Many of these products are not intended for unaccompanied sleep, so we want to be sure to keep an eye on our littles when they are in them, and we don’t want to ALWAYS have to sit by the swing during naptime. That just doesn’t allow us to shower or nap or sit down and relax!

There is nothing wrong with an occasional nap in the car or the swing, but be sure to switch things up in order to get your little one accustomed to the crib or bassinet, too!

Solving Baby Sleep Problems With a Perfect Crib Layout

While striving for variety and switching things up a bit from time to time could be great for solving your baby sleep problems, a crib is a place where strict and consistent rules should be followed, not only for better sleep but more importantly for the safety of your little one.

Number one tip: keep your baby’s crib bare. Remove any unnecessary toys, blankets, pillows, or pacifiers at night when your little one is sleeping. According to the National Institute of Health: ‘bedding such as thick blankets, quilts, and pillows can block an infant’s airway, leading to unintentional sleep-related suffocation. This type of bedding can also increase the risk of sudden infant death syndrome (SIDS), the unexplained death of a child within the first year of life’.

Lastly, an important note: make sure the mattress in the crib fits closely to the frame so that your baby does not get trapped during sleep.


Swaddle for the Win

swaddled baby with solved sleep problems

Newborns are noisy sleepers and move a lot during their sleep, too! They are known to squeak, squeal, flail and wiggle during their active sleep stages. This active sleep plus a biologically uncontrolled startle reflex means that newborns actually wake themselves up a lot if left with too much freedom during sleep.

At the same time, while babies suffer from moro and startle reflexes, they can feel uncomfortable in their swaddles or simply outgrow them. An ideal product for solving baby sleep problems would be a combination of a restricted, womb-like, enclosed environment, that still offers some room for comfortable movement at night.

The Zippy Swaddle by Sleeping Baby is designed to prevent this active sleep and wild reflexes from accidentally waking your little one between sleep cycles while allowing for natural leg movements at night. And don’t worry, once your baby starts to show signs of rolling, or outgrow the Zippy Swaddle, there is always an option to move into the Zipadee-Zip as a swaddle transition!

For an ultimate guide on swaddle transitioning (which can be either a big problem or the blessing in solving baby sleep problems) please reference our dedicated blog that answers important questions like:

  1. When is the perfect time to stop swaddling?
  2. What are the most important signs to stop swaddling?
  3. The science behind swaddles and swaddle transitioning.
  4. What are the best swaddle transitioning steps?
  5. What are the best swaddle transition products and how to choose them.


Learn Easy Steps for Weaning Your Baby off the Swaddle


Baby Fever

Maybe it’s the teacher in me who loves the fresh start of a new school year, but there’s something about a blank slate and brand new life of a snuggly little baby that just brings me so much hope and happiness!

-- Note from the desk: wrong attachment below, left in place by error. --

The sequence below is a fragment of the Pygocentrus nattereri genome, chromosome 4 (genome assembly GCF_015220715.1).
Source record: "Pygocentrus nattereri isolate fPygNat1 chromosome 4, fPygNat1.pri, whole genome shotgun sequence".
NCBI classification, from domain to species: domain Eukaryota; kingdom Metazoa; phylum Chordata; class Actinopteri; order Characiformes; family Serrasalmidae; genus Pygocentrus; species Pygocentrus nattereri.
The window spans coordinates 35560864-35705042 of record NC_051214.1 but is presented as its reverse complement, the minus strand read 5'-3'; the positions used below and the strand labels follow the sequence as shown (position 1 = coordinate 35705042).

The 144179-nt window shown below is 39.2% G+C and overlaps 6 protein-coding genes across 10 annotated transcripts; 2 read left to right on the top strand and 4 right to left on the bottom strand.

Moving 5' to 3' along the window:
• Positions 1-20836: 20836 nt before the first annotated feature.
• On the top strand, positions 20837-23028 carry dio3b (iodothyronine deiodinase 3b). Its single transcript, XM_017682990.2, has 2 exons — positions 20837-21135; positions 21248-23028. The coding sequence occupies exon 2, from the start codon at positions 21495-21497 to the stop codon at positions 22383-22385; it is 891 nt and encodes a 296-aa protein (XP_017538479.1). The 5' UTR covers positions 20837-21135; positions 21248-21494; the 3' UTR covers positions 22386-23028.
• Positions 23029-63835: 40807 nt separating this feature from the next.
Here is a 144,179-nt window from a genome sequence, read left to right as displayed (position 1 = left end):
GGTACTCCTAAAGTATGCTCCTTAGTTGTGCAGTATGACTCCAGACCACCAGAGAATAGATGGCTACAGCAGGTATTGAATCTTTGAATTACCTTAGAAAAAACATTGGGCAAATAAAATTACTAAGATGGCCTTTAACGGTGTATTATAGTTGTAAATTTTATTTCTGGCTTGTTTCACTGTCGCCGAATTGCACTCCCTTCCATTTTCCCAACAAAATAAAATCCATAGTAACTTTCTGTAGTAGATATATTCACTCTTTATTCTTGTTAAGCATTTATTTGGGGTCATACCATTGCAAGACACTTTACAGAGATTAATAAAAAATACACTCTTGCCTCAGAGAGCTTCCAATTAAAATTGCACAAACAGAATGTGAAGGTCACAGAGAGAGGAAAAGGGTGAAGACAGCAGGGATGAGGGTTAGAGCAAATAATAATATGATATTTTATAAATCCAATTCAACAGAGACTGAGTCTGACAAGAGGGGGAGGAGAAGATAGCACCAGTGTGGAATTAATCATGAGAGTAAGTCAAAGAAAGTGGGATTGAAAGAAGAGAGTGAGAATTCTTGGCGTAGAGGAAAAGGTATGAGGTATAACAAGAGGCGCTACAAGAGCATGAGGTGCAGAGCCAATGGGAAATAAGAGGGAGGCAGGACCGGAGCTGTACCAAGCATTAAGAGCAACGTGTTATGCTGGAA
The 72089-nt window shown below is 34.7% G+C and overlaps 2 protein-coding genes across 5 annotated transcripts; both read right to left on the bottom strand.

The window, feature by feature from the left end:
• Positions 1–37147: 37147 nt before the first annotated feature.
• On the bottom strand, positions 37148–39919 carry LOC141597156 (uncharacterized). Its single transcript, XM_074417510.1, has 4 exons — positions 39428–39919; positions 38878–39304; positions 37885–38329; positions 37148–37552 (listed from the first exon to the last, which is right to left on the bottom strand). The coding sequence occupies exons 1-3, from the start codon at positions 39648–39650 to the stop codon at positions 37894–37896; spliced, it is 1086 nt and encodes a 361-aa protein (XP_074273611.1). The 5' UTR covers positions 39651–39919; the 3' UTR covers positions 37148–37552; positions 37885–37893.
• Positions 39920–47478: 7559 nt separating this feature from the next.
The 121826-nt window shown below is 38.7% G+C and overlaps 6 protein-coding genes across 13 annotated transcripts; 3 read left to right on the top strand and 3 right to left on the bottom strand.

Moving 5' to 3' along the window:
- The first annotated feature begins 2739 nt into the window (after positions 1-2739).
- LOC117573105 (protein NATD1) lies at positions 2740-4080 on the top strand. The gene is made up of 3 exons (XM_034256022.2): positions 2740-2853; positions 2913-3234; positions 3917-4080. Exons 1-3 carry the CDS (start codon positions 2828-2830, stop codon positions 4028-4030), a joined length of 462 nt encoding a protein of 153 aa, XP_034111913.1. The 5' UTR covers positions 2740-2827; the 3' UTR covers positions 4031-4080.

And when newborns have healthy sleep habits… WOW, my baby fever starts all over again! I’m sure I’m not alone here.


Luck be Gone!

So, stop searching for the leprechaun, the four-leaf clover and the pot of gold at the end of the rainbow, and start getting a few of these newborn techniques in place for solving baby sleep problems. Maybe someone in your life will start calling you the “lucky” one when it comes to sleep. Don’t worry, your secret is safe with me that it has little to do with luck!


Brittney Stefanic is a whole-family certified sleep consultant and founder of Sleeper Teachers Sleep Consulting. As an enneagram 1 and recovering perfectionist, she was a mama bound and determined to get her son sleeping through the night but quickly found she wasn’t that LUCKY. Having walked the sleep struggles herself, Brittney believes in the power of teaching the skill of sleep in the newborn stage and loves to help families in meeting setting sleep goals. Brittney and her team love educating and support families around the world in finding sleep solutions through their customized sleep plans. You can follow the teachers on Pinterest, Instagram and Facebook @sleeperteachers for access to their sleep tips + tricks and opportunities for free sleep Q&A sessions.

1 comment

  • Monica

    This. All this. It’s hard to say things like this without sounding like you’re being judgmental of another’s parenting style – but so many times I’ve suggested not catering to your child but having them learn to adapt to you. We slept trained before my little one turned on and we were sleeping through the night (mostly) by his first birthday. It was miserable at first, but I’m so grateful for the years of full nights of sleep we’ve had. We did most of the things you talk about – sleep training, not changing our routine (so our little one had to learn to sleep in a sling, car, stroller, on a sofa at a friend’s house, at Starbucks – everywhere!). Great article!